When Cathy was 41 weeks pregnant, medical professionals were sure she was developing preeclampsia. Fearful of the complications, they recommended inducing birth, which led to 57 hours in labor, a steady stream of fluids and an eventual C-section.

All of which likely exacerbated the real problem: Cathy had undiagnosed peripartum cardiomyopathy (PPCM), a rare but life-threatening form of heart failure that can develop in the last month of pregnancy or in the first five months postpartum, according to the American Heart Association.

Five days postpartum and unable to catch her breath, Cathy went to the emergency room where the doctor ruled out a heart attack, stroke and pulmonary embolism. Even though blood work revealed an elevated cardiac enzyme and her severely swollen lower extremities should have signaled a problem, Cathy says the doctor was dismissive.

“He looked at the CAT scan and he was like, ‘Well maybe you have some mini lung collapses because of the C-section and all the fluid, so just try to take really deep breaths and try to walk more,'” Cathy recalls to Motherly.

During a follow-up with her general practitioner two days later, Cathy says it took just “30 seconds” of listening to her heart for her doctor to determine something was wrong. Back at the hospital, an echocardiogram confirmed the PPCM diagnosis and she was given prescriptions for medications that immediately began helping.

For hundreds of new mothers, the outcome is worse. According to a new study in the journal Circulation: Heart Failure, rising rates of heart failure among postpartum women is contributing to rising maternal mortality rates in the United States—with 26% of pregnancy-related deaths attributable to heart conditions.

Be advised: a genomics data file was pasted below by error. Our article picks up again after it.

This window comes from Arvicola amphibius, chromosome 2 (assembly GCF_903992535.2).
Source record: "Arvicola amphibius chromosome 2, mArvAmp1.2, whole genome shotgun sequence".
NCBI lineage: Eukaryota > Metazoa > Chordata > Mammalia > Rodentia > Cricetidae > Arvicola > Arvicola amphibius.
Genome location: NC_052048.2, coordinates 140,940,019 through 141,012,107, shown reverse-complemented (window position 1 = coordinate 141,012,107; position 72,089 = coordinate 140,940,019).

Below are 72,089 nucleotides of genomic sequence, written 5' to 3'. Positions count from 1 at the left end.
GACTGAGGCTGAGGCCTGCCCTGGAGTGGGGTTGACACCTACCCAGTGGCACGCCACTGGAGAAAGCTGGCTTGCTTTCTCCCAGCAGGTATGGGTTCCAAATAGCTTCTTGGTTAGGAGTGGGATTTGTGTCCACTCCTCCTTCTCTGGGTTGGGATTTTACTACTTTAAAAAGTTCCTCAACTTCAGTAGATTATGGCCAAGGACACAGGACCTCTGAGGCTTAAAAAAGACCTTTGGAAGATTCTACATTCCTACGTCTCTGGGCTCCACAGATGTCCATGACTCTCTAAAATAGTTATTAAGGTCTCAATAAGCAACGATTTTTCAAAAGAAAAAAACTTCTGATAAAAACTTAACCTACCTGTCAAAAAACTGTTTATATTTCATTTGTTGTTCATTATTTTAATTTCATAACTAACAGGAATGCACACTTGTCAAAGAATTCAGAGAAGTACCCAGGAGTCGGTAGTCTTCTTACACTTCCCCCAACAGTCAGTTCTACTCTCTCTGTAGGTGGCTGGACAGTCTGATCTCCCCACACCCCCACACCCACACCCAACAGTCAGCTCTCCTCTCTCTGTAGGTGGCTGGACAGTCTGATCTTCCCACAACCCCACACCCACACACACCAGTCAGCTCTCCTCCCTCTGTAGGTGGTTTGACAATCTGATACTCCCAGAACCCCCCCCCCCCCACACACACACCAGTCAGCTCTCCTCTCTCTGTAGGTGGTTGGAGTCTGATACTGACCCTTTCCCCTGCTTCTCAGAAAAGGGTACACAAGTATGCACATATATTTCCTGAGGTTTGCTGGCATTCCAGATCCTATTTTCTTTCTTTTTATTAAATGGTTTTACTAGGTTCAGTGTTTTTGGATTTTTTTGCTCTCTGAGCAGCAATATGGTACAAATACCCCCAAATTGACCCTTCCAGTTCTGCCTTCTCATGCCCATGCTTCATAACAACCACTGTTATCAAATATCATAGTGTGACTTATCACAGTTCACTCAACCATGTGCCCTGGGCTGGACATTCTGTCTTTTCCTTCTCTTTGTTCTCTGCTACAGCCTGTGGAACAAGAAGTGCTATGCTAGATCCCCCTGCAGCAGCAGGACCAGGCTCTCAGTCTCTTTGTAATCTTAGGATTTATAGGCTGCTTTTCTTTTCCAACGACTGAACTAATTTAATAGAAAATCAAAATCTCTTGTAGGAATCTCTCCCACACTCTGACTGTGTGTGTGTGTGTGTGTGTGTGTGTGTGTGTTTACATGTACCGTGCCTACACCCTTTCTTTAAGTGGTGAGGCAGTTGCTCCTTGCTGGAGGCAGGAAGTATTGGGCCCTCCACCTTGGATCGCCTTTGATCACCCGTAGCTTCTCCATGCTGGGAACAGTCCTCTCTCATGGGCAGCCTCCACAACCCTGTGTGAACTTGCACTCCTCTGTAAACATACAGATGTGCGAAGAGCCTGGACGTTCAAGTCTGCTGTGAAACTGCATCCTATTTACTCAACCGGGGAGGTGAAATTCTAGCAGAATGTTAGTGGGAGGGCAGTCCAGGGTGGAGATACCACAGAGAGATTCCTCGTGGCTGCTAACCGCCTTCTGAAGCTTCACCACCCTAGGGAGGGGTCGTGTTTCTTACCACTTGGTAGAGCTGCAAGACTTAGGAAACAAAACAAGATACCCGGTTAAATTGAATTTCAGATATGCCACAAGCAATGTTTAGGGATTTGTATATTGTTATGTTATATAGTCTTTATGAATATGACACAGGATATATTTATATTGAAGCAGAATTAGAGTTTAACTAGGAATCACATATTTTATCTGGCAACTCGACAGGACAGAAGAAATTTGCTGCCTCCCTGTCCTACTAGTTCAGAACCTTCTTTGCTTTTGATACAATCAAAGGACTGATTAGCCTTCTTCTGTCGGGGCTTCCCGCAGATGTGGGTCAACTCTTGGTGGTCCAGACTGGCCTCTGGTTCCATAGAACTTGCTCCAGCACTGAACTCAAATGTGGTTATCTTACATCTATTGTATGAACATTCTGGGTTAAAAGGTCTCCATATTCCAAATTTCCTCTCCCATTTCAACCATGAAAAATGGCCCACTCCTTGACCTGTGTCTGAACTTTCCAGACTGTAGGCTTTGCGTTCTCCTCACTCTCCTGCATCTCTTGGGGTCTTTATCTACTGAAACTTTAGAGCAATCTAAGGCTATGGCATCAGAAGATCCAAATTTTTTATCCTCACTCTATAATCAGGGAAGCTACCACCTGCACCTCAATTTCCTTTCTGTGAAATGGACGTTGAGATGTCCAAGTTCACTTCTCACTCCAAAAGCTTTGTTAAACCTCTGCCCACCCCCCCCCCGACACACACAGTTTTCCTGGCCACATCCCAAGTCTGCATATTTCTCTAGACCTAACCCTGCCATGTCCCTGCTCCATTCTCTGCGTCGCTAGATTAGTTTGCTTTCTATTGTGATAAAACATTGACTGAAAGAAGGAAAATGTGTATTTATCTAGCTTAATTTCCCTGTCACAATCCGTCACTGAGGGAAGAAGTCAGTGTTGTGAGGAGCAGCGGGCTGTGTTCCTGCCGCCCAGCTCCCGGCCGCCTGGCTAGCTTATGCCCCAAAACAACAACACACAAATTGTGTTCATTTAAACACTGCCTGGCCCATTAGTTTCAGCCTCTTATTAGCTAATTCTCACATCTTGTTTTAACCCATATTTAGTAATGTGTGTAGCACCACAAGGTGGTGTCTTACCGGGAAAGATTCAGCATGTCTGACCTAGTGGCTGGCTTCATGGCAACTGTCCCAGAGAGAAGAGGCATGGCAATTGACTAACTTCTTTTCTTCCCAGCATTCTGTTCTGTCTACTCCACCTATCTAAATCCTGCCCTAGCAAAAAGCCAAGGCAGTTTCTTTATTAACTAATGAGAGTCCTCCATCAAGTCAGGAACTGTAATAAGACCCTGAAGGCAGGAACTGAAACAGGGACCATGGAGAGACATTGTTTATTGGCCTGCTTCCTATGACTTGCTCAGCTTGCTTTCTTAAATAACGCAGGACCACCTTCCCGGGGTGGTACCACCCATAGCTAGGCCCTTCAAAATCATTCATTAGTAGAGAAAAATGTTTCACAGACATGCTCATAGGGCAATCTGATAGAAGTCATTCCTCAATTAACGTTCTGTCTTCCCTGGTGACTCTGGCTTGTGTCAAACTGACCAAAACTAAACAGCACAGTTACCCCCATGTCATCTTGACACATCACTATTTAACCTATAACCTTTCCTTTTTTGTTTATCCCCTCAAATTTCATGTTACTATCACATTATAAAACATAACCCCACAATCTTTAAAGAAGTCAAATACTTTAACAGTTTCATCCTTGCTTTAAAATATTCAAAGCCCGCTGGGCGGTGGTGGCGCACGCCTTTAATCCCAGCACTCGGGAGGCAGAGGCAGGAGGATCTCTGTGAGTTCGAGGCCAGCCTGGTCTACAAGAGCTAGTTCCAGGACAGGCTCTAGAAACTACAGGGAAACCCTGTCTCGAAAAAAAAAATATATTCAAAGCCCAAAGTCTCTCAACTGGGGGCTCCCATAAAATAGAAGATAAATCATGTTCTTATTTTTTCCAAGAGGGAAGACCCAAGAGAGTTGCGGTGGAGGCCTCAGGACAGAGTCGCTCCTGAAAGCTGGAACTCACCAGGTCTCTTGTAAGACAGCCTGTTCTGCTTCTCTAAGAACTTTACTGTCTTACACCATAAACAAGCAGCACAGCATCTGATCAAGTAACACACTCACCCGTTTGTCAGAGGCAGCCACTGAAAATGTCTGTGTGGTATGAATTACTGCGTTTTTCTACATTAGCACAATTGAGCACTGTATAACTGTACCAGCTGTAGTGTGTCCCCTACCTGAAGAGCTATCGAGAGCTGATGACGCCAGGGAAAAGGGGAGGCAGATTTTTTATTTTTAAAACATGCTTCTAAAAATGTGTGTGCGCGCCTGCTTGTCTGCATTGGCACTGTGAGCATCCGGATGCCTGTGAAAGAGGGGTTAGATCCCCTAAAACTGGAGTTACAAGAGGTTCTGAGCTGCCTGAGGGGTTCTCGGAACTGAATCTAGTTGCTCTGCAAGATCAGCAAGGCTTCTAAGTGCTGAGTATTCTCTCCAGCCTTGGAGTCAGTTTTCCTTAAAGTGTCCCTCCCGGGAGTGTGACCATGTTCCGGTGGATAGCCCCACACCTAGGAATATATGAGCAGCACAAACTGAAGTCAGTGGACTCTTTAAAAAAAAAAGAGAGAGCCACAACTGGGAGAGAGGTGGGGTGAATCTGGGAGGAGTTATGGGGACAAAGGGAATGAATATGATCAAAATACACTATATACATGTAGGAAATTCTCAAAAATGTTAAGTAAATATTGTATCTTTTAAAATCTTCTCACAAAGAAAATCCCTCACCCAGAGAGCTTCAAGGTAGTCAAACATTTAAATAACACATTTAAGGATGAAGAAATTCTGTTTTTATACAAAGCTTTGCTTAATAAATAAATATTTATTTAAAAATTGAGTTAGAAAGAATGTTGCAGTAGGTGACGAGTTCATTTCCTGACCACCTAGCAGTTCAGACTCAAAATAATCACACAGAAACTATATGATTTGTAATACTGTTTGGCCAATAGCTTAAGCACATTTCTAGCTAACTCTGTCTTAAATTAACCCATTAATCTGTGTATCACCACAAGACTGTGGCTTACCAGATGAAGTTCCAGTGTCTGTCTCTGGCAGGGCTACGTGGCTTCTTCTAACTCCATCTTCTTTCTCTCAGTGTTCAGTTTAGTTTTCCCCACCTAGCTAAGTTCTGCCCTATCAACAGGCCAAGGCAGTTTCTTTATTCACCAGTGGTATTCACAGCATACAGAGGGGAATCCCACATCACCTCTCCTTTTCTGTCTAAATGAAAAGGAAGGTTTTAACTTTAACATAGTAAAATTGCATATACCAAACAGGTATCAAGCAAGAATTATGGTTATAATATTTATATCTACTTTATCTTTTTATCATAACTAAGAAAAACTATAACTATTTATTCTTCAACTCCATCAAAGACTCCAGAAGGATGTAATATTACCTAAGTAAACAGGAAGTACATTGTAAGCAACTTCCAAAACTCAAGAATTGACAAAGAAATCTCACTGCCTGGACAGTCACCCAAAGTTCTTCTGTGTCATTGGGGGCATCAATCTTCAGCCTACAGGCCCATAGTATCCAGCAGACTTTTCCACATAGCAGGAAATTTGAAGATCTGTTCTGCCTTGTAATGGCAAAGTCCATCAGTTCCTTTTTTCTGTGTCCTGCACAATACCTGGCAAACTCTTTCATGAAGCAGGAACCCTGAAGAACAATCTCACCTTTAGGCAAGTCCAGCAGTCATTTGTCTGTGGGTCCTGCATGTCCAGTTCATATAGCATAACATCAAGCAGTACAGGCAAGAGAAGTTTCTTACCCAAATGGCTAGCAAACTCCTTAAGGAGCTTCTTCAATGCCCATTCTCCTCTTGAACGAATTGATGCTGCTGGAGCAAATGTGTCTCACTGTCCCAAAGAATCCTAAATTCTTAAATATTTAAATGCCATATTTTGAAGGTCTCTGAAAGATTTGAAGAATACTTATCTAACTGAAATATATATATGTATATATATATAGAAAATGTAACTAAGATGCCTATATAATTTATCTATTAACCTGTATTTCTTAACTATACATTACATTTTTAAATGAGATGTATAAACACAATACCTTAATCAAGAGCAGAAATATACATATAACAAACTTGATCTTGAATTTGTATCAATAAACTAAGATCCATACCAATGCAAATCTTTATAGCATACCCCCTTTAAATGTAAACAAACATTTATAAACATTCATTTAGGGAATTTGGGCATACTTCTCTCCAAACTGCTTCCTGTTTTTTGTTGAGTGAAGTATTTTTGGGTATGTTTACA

Cathy’s experience is representative of why this continues to occur: As multiple studies have shown, women are more likely to be misdiagnosed when they are having a cardiac event than men. Much of this is because men’s cardiac symptoms often present in the more “typical” way with chest pain or shortness of breath. Meanwhile, women are more likely than men to have symptoms of nausea or to have pain in the neck or back.

“Doctors may be more likely to attribute those symptoms to anxiety than heart disease,” said Kim Lavoie, a professor of psychology at the University of Quebec at Montreal and co-author of a 2016 study on the topic. “So, in other words, a diagnostic bias may occur.”

This is true across the board for women and especially so among young women—including new mothers—who are not viewed as being at risk for cardiac incidents. But as the recent findings have shown, this is a dangerous assumption.

In her case, Cathy says it seemed medical professionals were too quickly satisfied with the explanation of preeclampsia. “I kept saying, ‘We don’t have this. It’s not what I’m feeling, regardless of what they labs might be saying, this isn’t what I’m experiencing,'” she says, explaining her elevated resting heart rate should have signaled there was more at play. “Even if someone just said, ‘Let’s do an echocardiogram just to check’… We could have left the hospital after the C-section with meds instead of having to figure it out.”

Five months out from her diagnosis, Cathy continues to take medication to manage the condition and copes with daily side-effects of fatigue. Still, she says she considers herself lucky that her situation wasn’t worse, especially after connecting with a community of PPCM survivors and learning just how dire it could have been if she hadn’t advocated for more care.

That’s why she’s now passionate about raising awareness—and encouraging other families to stand up for themselves if they feel a diagnosis isn’t right. Rare as a condition like PPCM may be, she says, “If you know someone who’s pregnant, just tell them… this is actually a thing.”

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